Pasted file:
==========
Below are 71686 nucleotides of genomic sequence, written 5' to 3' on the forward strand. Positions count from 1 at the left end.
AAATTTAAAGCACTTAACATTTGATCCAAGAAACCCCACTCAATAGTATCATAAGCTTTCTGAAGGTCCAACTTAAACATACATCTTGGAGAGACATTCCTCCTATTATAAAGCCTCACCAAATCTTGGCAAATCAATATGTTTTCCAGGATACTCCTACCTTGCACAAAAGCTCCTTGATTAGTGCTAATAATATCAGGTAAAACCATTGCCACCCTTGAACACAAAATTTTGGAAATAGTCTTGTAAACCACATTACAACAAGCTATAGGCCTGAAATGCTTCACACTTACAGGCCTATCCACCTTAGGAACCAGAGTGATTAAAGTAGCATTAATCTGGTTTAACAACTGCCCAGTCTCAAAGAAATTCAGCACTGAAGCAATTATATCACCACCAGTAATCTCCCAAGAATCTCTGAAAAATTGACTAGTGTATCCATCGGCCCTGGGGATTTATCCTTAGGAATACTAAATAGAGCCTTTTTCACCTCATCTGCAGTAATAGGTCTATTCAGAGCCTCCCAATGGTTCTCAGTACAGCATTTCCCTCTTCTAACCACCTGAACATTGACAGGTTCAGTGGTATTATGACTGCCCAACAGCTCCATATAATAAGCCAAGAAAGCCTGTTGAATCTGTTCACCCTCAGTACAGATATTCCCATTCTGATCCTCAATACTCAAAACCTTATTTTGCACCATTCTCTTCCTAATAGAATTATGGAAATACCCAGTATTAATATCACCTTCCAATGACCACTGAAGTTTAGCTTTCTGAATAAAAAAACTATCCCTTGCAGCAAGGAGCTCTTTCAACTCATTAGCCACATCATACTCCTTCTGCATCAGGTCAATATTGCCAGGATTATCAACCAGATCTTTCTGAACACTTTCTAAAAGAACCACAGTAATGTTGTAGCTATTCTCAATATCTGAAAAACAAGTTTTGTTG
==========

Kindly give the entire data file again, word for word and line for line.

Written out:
Below are 71686 nucleotides of genomic sequence, written 5' to 3' on the forward strand. Positions count from 1 at the left end.
AAATTTAAAGCACTTAACATTTGATCCAAGAAACCCCACTCAATAGTATCATAAGCTTTCTGAAGGTCCAACTTAAACATACATCTTGGAGAGACATTCCTCCTATTATAAAGCCTCACCAAATCTTGGCAAATCAATATGTTTTCCAGGATACTCCTACCTTGCACAAAAGCTCCTTGATTAGTGCTAATAATATCAGGTAAAACCATTGCCACCCTTGAACACAAAATTTTGGAAATAGTCTTGTAAACCACATTACAACAAGCTATAGGCCTGAAATGCTTCACACTTACAGGCCTATCCACCTTAGGAACCAGAGTGATTAAAGTAGCATTAATCTGGTTTAACAACTGCCCAGTCTCAAAGAAATTCAGCACTGAAGCAATTATATCACCACCAGTAATCTCCCAAGAATCTCTGAAAAATTGACTAGTGTATCCATCGGCCCTGGGGATTTATCCTTAGGAATACTAAATAGAGCCTTTTTCACCTCATCTGCAGTAATAGGTCTATTCAGAGCCTCCCAATGGTTCTCAGTACAGCATTTCCCTCTTCTAACCACCTGAACATTGACAGGTTCAGTGGTATTATGACTGCCCAACAGCTCCATATAATAAGCCAAGAAAGCCTGTTGAATCTGTTCACCCTCAGTACAGATATTCCCATTCTGATCCTCAATACTCAAAACCTTATTTTGCACCATTCTCTTCCTAATAGAATTATGGAAATACCCAGTATTAATATCACCTTCCAATGACCACTGAAGTTTAGCTTTCTGAATAAAAAAACTATCCCTTGCAGCAAGGAGCTCTTTCAACTCATTAGCCACATCATACTCCTTCTGCATCAGGTCAATATTGCCAGGATTATCAACCAGATCTTTCTGAACACTTTCTAAAAGAACCACAGTAATGTTGTAGCTATTCTCAATATCTGAAAAACAAGTTTTGTTG